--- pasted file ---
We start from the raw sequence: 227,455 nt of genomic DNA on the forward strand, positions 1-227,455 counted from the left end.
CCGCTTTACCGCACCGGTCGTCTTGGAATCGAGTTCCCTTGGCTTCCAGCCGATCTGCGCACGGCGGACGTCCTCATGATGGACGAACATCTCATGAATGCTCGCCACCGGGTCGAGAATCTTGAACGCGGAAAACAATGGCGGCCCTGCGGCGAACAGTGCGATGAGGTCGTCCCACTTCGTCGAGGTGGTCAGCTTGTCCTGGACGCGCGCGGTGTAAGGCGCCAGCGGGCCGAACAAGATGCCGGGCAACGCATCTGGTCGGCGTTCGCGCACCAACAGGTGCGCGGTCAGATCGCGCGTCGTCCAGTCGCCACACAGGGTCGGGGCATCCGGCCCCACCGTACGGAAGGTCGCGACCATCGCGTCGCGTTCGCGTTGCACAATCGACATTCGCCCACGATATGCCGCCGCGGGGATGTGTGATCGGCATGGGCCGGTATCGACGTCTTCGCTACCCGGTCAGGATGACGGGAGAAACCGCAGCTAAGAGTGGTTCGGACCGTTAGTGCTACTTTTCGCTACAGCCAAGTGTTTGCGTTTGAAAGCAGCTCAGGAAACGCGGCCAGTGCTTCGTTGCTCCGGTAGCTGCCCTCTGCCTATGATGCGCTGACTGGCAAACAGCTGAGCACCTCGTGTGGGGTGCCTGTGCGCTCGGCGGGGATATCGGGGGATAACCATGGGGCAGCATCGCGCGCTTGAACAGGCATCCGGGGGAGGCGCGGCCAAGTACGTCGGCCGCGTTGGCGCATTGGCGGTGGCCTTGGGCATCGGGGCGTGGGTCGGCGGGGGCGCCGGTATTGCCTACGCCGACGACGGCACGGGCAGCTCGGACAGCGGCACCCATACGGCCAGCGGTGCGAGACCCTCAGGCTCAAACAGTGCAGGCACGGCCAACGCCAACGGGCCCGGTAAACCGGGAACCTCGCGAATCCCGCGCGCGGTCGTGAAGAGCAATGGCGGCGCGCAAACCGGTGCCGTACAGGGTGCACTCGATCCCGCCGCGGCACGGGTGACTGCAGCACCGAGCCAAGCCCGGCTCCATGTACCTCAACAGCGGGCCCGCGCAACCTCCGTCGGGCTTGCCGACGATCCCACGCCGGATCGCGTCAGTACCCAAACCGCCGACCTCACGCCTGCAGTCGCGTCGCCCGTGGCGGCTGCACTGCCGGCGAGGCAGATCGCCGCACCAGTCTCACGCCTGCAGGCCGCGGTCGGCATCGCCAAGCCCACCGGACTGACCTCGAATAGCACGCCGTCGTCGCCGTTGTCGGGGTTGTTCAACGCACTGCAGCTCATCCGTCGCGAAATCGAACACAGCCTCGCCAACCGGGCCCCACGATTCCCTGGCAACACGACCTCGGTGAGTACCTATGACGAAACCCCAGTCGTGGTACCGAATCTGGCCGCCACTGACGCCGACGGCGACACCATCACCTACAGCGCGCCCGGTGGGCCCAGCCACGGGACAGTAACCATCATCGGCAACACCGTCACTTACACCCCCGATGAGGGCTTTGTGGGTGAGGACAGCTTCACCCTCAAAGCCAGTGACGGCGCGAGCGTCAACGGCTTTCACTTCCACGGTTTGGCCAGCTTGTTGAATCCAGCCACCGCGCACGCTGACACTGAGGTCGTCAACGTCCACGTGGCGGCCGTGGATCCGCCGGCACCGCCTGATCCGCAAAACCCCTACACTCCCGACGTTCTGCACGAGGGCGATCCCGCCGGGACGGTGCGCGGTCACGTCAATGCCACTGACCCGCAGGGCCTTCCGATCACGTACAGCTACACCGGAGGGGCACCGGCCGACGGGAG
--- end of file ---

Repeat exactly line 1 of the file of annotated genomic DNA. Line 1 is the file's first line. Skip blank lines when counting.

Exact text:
We start from the raw sequence: 227,455 nt of genomic DNA on the forward strand, positions 1-227,455 counted from the left end.